Landmark Steps In
When Landmark first reached out, James’ family was nearing the end of their rope. Upon arrival, the Landmark physician, Dr. Anthony Zizza, found Jackie in tears, not knowing what to do. But he was able to build an immediate relationship during that first visit.
Jackie says, “Dr. Zizza spoke very professionally to my grandfather, in a way that a war veteran could understand. He has a great way of relating to the patient in the beginning—and that’s what opened my grandfather up to his recommendations.”
The Landmark medical team reviewed James’ prescriptions and found multiple medications that could account for his aggressive behavior, hallucinations, and incontinence. Landmark also reviewed James’ diet, and discovered foods that can contribute to incontinence. Slowly, James’ diet was improved, and he was weaned off blood pressure medication, cholesterol medication, and an antipsychotic medication.
“After my grandfather was taken off some of his medications, his mood was better controlled. He no longer experiences hallucinations. He does still have some sensory issues, but they are not nearly as severe,” Jackie says.
In addition, Landmark’s team of nurses and social workers helped the family get added services in the home, and extra assistance through community resources and the Veterans Administration.
After several visits and regular communication with James’ primary care provider, James began to improve. He was sleeping through the night and was no longer incontinent of bowels. He was eating healthier, acting calmer, had better balance, and had services in place so he could shower daily. The family was able to help him control his gout at home, rather than making emergency visits to the hospital.
As part of their ongoing support, Landmark helped Jackie and her sister, Jill, create a schedule to share the workload and decrease caregiver stress.
And Landmark helps James’ family navigate through the VA system. “One of the best things about Landmark is how they help coordinate care,” Jackie says. Joan, the family’s Landmark Nurse Care Manager, frequently talks to Jackie on the phone to help.
Because James refused to wear a medical alert system, Dr. Zizza suggested a video monitoring system instead. “Once we installed the video monitoring system, it was a big improvement in peace of mind for us, as caregivers,” Jackie says.
James continues to visit his primary care provider on the same schedule as before Landmark. “Landmark stays in touch with my grandfather’s primary care doctor,” Jackie says. “Landmark sends him notes from their visits.”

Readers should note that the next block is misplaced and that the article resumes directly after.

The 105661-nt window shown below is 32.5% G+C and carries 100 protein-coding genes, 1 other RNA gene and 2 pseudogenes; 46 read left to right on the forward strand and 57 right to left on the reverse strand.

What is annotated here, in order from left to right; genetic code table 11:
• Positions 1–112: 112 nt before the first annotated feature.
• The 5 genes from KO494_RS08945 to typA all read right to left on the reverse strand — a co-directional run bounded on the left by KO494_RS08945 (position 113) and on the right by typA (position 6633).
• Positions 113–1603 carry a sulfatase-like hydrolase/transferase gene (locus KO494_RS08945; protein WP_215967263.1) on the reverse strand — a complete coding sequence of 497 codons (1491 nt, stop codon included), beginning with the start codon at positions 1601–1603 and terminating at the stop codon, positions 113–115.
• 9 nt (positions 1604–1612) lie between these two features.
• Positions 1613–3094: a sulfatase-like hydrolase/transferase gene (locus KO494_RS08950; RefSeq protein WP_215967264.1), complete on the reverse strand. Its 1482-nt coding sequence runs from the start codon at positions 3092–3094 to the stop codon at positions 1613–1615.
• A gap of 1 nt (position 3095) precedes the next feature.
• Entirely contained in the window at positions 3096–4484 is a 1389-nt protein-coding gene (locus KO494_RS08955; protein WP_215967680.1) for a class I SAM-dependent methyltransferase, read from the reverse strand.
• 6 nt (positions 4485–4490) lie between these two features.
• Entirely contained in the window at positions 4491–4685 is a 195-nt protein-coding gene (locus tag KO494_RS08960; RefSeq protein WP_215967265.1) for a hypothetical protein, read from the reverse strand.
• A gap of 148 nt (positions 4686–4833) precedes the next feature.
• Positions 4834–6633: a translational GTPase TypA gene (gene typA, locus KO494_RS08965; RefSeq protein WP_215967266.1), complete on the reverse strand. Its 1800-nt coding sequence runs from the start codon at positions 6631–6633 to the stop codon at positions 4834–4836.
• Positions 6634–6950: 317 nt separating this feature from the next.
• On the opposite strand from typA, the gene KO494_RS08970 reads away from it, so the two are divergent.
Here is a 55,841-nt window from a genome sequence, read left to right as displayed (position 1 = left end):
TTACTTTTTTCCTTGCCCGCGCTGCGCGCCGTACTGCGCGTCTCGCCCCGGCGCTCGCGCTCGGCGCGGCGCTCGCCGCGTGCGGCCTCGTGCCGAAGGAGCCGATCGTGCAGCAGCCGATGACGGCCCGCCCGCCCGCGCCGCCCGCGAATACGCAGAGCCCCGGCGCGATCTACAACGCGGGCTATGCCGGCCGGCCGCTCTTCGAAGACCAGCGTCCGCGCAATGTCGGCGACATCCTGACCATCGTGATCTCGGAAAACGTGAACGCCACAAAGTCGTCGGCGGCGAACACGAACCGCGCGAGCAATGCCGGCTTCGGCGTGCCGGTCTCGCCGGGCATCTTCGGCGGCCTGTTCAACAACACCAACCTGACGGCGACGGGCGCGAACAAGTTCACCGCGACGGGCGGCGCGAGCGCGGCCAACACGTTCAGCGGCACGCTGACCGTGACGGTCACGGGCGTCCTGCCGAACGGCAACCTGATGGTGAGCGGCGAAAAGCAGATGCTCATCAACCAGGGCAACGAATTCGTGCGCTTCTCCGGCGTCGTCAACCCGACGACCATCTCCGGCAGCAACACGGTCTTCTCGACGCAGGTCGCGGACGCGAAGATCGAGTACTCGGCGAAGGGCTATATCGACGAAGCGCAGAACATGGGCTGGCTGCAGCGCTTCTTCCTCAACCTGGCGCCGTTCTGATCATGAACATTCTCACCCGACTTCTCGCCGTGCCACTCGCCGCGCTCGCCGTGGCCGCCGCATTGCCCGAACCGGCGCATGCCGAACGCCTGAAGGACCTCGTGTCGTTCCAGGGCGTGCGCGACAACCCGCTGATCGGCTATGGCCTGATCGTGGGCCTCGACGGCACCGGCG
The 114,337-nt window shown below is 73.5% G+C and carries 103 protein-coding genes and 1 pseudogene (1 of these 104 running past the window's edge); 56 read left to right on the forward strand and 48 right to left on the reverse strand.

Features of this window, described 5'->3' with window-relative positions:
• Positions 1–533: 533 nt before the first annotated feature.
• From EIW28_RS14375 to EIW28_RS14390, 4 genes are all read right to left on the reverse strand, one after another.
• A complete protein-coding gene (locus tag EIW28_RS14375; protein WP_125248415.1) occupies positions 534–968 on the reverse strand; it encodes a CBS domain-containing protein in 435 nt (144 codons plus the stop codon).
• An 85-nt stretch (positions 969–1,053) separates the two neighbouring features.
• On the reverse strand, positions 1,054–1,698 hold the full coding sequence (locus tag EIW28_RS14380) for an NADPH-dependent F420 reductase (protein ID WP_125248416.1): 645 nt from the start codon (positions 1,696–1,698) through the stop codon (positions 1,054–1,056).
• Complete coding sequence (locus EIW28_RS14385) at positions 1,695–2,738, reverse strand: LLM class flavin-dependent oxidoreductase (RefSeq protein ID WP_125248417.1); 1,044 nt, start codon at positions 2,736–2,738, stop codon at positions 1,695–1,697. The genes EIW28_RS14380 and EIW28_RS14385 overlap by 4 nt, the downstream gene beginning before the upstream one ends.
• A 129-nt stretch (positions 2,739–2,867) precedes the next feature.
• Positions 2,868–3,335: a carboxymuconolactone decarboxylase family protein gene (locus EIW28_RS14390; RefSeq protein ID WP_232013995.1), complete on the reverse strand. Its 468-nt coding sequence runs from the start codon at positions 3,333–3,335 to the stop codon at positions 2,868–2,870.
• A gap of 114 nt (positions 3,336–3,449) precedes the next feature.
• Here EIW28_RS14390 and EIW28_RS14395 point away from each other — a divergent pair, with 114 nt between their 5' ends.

Jackie says, “Landmark offers great quality of care. When we call, they always get back to us with a response right away. They know who I am. They know our story. We are all on a first-name basis—I feel very connected to the whole Landmark system. I trust that when we reach out, they won’t leave us hanging.”
Jackie adds, “Landmark helps us in so many ways. They’re just a phone call away. The 24-hour access to assistance is huge. We finally have a resource to help us navigate our challenges. I feel like I have a relationship with Landmark. It’s nice to know that they’re always there.”
Improved Quality of Life for the Whole Family
James’ family is grateful for what Landmark has provided through geriatric expertise, nursing support and mobilization of community resources. Jackie says, “I sometimes wonder—what if Landmark never came into our lives? How do other families of Alzheimer’s patients manage without Landmark? I don’t know where we’d be if it weren’t for this company. It’s really a mental thing for us, as caregivers. It’s so important to know that Landmark is there to help us when we need it.”
It’s been just under a year since Landmark stepped in to help James and his family. “In that short amount of time, we have seen major improvements,” Jackie says. “My grandfather is happier. He is not having as many falls. And he hasn’t been hospitalized again since Landmark came into the picture. Things aren’t perfect, of course. But we’re having a lot fewer bad days than before.”
Jackie sums up her experience with Landmark this way: “If we’ve ever felt like giving up, Landmark is there to pick up the pieces. Landmark is a lifesaver, honestly.”
This article was written by Tanni Bromley, Regional Director of Behavioral Health